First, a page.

Taylor said that the value of commissioning “depends on complexity of the project and the capabilities of the facility manager after construction is complete . . . The more complex a building is, the more you lean towards commissioning.”

For Braadbaart, risk is the important metric. “If you look at commissioning as a risk management exercise, then size becomes
irrelevant and project cost becomes irrelevant. What is relevant is the risk to your mission,” he said.

If a 10,000-square-foot data center runs a company’s operation, for example, what is the risk to the company’s mission if the building systems in the data center don’t work right?

Looked at from that perspective, Ross & Baruzzini doesn’t put the same focus on commissioning every part of a building. “We look at performance requirements to decide where to focus,” Braadbaart said.

Qualities of a Good Commissioning Agent
Arzano said, “A commissioning agent should be a licensed professional, experienced in the design, operation and maintenance of the specific system. To get the most out of the process, we get the commissioning agent involved during the design to ensure that the proper commissioning procedures are specified for the equipment.”  Subbarao added that the commissioning agent should have good communication skills.  

“So much of commissioning is the person,” Grawl said. In addition to technical expertise on the same or similar systems, make sure that their philosophy or concept of commissioning lines up with your team’s philosophy, she said.  “You have to have the right personalities,” she said. “They should enhance the team. They should get along with everybody and not try to make themselves look good at others’ expense.”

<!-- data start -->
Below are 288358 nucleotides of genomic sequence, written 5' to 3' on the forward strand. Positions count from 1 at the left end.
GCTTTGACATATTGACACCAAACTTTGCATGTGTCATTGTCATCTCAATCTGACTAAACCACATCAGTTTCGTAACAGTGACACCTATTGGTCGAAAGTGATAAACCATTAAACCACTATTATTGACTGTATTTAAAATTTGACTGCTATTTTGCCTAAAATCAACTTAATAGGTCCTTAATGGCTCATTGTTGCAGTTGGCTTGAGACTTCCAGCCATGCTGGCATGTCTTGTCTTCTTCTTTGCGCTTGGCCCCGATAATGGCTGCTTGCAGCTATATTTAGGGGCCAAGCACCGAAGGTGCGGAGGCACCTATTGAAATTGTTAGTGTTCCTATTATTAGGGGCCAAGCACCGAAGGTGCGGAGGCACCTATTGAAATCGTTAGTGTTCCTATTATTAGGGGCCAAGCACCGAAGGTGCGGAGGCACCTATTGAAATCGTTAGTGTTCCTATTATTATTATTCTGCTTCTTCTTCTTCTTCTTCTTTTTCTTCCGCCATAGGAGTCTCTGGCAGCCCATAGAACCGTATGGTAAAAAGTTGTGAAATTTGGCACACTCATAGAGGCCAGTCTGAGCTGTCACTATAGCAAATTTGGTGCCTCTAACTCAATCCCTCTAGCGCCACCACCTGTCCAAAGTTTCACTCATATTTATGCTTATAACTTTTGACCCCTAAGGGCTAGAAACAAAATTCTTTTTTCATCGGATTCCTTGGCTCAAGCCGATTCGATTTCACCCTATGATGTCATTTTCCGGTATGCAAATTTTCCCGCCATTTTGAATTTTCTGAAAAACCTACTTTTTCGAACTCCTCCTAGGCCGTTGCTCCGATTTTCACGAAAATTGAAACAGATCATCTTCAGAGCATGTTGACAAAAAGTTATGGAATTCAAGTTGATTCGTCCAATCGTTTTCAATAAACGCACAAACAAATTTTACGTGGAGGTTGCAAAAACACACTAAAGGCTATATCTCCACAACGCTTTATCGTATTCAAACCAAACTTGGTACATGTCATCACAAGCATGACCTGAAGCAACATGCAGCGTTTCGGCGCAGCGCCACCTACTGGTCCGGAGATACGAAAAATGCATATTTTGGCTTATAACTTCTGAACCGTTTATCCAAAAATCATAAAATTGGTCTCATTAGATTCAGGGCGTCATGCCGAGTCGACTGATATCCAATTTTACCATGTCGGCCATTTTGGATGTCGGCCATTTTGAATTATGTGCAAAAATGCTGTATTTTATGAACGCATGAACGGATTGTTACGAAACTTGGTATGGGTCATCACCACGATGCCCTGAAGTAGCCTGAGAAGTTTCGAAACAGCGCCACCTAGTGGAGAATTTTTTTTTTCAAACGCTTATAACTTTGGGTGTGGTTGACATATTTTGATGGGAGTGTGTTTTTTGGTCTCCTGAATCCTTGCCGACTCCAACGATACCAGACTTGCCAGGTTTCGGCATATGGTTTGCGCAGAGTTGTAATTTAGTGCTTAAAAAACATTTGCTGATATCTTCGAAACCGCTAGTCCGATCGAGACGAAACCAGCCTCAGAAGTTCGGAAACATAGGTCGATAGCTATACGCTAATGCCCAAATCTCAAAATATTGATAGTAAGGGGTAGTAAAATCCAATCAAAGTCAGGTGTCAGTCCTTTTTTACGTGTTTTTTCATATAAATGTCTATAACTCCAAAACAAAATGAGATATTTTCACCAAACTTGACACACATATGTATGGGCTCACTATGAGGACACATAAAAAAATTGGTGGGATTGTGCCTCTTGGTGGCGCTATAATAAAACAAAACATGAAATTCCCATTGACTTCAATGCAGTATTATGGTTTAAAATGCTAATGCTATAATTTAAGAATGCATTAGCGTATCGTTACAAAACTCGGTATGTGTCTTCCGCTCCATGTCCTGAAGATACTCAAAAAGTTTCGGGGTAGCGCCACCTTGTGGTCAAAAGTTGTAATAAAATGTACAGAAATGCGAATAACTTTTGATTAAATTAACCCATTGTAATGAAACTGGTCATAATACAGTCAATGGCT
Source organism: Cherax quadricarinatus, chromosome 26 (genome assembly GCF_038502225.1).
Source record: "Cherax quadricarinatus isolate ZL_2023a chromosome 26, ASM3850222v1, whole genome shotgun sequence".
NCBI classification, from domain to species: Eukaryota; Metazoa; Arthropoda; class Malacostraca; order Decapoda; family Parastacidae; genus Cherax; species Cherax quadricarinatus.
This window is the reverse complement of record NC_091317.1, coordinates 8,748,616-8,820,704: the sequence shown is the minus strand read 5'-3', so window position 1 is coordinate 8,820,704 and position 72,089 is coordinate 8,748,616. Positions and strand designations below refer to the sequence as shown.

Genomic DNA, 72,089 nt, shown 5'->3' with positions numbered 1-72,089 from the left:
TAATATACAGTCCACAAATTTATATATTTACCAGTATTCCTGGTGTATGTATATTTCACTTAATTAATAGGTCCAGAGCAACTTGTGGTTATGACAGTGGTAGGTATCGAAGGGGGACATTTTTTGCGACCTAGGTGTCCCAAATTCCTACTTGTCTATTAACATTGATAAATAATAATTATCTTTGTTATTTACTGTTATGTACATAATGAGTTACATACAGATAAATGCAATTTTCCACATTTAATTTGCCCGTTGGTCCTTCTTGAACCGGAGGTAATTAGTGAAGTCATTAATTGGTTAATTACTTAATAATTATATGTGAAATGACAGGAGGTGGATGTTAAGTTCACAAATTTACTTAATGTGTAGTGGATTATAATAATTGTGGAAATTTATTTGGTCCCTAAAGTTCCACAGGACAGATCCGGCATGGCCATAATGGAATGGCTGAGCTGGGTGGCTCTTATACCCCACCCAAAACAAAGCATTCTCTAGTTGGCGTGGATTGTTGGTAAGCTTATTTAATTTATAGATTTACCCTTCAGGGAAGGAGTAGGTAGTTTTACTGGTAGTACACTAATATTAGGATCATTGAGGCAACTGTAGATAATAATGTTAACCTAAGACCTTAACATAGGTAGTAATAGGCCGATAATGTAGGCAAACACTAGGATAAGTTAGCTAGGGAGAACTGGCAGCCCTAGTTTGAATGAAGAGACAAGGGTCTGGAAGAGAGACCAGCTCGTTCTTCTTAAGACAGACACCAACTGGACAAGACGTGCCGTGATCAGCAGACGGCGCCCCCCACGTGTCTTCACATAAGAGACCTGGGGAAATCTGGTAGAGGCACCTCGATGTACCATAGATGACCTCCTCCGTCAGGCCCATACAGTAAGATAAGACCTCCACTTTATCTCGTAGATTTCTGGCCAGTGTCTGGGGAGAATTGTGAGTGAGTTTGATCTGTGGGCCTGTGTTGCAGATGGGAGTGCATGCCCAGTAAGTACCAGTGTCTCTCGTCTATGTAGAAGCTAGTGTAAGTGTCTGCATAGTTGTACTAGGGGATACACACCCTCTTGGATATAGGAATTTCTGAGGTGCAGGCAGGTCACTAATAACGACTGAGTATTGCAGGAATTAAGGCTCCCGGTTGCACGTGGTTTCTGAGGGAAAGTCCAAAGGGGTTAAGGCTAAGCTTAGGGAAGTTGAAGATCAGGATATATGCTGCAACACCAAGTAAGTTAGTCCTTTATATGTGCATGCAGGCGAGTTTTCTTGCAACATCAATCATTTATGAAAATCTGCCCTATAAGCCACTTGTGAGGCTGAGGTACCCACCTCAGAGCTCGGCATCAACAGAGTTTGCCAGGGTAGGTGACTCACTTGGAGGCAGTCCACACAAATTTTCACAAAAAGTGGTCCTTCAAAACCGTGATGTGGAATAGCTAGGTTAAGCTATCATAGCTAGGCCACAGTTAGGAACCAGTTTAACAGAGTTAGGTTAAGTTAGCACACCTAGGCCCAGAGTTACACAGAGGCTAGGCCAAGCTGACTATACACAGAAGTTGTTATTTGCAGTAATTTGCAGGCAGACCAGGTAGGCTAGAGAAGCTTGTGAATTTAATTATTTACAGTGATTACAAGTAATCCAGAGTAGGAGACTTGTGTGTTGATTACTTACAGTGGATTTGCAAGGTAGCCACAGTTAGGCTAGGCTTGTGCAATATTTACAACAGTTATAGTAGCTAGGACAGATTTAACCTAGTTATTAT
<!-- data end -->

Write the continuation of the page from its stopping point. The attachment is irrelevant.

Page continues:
“I don’t believe commissioning is just for large projects,” Grawl said. “It depends on what you use it for.”

In addition to the technical expertise and relevant experience of the individuals who will be on the commissioning team, Taylor looks into their approach to commissioning.  “I’ve witnessed a couple of different approaches,” he said. “Some commissioning
are very hands on and want to do a lot of field inspection and physical witness. Others rely on building automation information to determine things are operating correctly. I like both,” he said. “People who do physical inspection with building automation do a more thorough job. For example, suppose an access door is too close to a wall so you can’t actually gain access, or a valve is hard to reach, or a piece of equipment in the facility is blocking heat from a heater so it doesn’t reach the area it is supposed to serve. You wouldn’t find that from automation information, because the equipment is operating correctly.”

A commissioning agent needs to understand all parties’ interests, Braadbaart said.  “Because you have to understand the
project end use and owner’s role, you have to understand the business. You have to understand the design, because often you
have to review the design. You have to understand how things are getting built, and in end have to understand how things are
operated from operator’s perspective. So, in end, you have to understand all of the parties."

“How you do (commissioning) is also important. We think it is counterproductive to walk around like a policeman and say, ‘this is wrong’. It is better to ask what is necessary to do it right and why was it done wrong. Was it cost? Was it a misunderstanding? As agent, we have to be flexible and team oriented.  We’re trying to coach the entire team to get to
a higher level of excellence by helping them work together as a team more effectively and efficiency.”  Or, as Grawl said, “We’re not the engine, the chassis, or the car. We’re the oil you need to make it run smoothly.”

*Originally published in the July-August 2016 issue of St. Louis Construction News & Review